Why was the establishment of judicial review important to the concept of checks and balances?

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The establishment of judicial review was important to the concept of checks and balances because it strongly discouraged the United States Congress and the president from enacting unconstitutional laws. Among the three branches of the federal government—legislative, executive, and judicial—there is ideally a balance of power: none of them should...

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The establishment of judicial review was important to the concept of checks and balances because it strongly discouraged the United States Congress and the president from enacting unconstitutional laws. Among the three branches of the federal government—legislative, executive, and judicial—there is ideally a balance of power: none of them should have substantial or ongoing power over the other two. The Supreme Court can weigh in on the constitutionality of any given law. The knowledge that the court has the power to nullify legislation is considered a deterrent to passing legislation that goes against constitutional principles. The justices are appointed for life rather than elected for limited periods, so judicial review is also generally considered a means to counteract short-term political trends.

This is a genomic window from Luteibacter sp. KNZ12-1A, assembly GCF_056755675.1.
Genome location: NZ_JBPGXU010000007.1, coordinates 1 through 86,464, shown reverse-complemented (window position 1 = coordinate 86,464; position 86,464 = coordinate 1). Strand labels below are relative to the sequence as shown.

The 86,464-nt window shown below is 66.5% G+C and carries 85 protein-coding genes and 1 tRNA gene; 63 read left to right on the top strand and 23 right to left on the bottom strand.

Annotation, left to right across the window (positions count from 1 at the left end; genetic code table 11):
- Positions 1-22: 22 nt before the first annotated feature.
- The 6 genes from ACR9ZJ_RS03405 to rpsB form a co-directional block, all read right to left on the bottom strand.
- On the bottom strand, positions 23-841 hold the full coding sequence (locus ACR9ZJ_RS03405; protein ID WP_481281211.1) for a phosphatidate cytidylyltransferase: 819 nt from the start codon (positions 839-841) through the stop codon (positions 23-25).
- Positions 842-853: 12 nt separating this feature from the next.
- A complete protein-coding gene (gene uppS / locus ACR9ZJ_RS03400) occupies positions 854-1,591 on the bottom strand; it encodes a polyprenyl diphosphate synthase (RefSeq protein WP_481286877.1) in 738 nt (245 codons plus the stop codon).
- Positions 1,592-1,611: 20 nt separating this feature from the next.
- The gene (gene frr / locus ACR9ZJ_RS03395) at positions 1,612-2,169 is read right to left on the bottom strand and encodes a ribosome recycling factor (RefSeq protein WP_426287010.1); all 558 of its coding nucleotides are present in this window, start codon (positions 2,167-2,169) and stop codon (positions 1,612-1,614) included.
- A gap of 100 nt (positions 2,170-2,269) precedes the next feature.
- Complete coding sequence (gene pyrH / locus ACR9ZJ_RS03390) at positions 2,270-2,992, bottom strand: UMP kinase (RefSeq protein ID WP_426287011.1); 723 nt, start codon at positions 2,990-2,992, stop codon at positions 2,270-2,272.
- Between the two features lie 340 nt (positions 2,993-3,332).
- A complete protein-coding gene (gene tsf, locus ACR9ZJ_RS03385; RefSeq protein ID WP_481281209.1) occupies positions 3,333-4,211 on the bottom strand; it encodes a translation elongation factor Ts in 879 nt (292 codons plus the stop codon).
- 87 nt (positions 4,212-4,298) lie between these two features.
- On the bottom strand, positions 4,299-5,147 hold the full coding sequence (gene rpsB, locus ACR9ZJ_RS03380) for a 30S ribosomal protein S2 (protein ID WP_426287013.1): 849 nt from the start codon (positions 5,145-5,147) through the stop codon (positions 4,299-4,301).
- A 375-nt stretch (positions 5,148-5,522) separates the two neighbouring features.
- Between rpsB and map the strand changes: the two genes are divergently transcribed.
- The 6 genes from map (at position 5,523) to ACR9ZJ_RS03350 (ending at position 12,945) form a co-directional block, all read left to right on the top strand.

The practical beginnings of judicial review at the federal level were established with the Supreme Court’s decision on the Marbury v. Madison case in 1803. Chief Justice John Marshall stated, “A Law repugnant to the Constitution is void.” The court’s decision marked the first time that it had declared a law unconstitutional

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